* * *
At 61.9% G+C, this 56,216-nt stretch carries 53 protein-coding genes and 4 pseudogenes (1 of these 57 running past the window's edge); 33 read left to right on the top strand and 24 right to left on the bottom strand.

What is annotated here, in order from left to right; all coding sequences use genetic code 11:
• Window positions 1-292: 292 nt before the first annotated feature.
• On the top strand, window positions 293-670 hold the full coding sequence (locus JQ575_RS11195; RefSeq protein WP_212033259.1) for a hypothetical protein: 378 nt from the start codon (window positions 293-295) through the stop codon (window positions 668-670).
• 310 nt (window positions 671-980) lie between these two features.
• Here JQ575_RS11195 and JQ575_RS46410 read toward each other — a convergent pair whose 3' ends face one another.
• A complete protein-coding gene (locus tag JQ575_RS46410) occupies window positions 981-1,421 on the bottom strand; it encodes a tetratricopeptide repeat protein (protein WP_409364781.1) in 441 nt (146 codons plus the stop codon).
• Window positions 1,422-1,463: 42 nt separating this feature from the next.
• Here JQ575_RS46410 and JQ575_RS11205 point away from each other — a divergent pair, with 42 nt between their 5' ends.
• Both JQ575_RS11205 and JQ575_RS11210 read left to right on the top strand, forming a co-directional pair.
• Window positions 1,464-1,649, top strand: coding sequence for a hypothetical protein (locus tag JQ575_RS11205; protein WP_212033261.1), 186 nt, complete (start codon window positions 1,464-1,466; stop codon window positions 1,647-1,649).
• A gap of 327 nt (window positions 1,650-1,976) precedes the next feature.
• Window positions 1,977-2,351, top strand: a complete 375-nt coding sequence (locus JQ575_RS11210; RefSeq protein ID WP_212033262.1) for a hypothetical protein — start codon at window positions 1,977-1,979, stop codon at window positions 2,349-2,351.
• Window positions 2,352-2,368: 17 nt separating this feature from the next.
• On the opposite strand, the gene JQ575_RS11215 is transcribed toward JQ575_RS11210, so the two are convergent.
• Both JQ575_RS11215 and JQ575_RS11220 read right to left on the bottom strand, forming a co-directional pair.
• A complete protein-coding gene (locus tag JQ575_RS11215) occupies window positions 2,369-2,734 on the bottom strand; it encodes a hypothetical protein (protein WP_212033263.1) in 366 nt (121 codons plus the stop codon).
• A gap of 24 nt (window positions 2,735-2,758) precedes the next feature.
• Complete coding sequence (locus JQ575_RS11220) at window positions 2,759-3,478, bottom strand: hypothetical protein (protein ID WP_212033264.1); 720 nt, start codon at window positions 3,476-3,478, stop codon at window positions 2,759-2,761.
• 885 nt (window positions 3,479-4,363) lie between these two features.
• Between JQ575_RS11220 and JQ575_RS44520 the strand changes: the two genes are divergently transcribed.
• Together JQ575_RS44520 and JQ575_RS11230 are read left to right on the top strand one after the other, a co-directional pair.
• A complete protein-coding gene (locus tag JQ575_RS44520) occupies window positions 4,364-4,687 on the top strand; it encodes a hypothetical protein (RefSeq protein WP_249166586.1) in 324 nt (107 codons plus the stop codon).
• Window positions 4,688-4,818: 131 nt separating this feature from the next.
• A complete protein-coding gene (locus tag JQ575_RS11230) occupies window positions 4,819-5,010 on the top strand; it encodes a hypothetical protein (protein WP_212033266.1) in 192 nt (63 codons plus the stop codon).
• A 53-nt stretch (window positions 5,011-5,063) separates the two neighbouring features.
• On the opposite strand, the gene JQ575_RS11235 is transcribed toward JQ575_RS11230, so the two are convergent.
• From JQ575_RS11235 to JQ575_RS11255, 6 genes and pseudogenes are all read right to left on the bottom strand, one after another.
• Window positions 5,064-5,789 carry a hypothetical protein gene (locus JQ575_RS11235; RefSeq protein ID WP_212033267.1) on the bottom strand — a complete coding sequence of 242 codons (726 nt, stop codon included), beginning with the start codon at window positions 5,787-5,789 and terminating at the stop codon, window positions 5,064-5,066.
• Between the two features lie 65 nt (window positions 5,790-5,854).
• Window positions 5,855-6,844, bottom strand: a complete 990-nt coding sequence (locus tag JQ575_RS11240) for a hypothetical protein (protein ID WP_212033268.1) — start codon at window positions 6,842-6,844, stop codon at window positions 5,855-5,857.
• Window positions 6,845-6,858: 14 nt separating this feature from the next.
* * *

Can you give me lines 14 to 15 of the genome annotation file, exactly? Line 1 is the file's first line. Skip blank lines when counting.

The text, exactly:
• Window positions 2,352-2,368: 17 nt separating this feature from the next.
• On the opposite strand, the gene JQ575_RS11215 is transcribed toward JQ575_RS11210, so the two are convergent.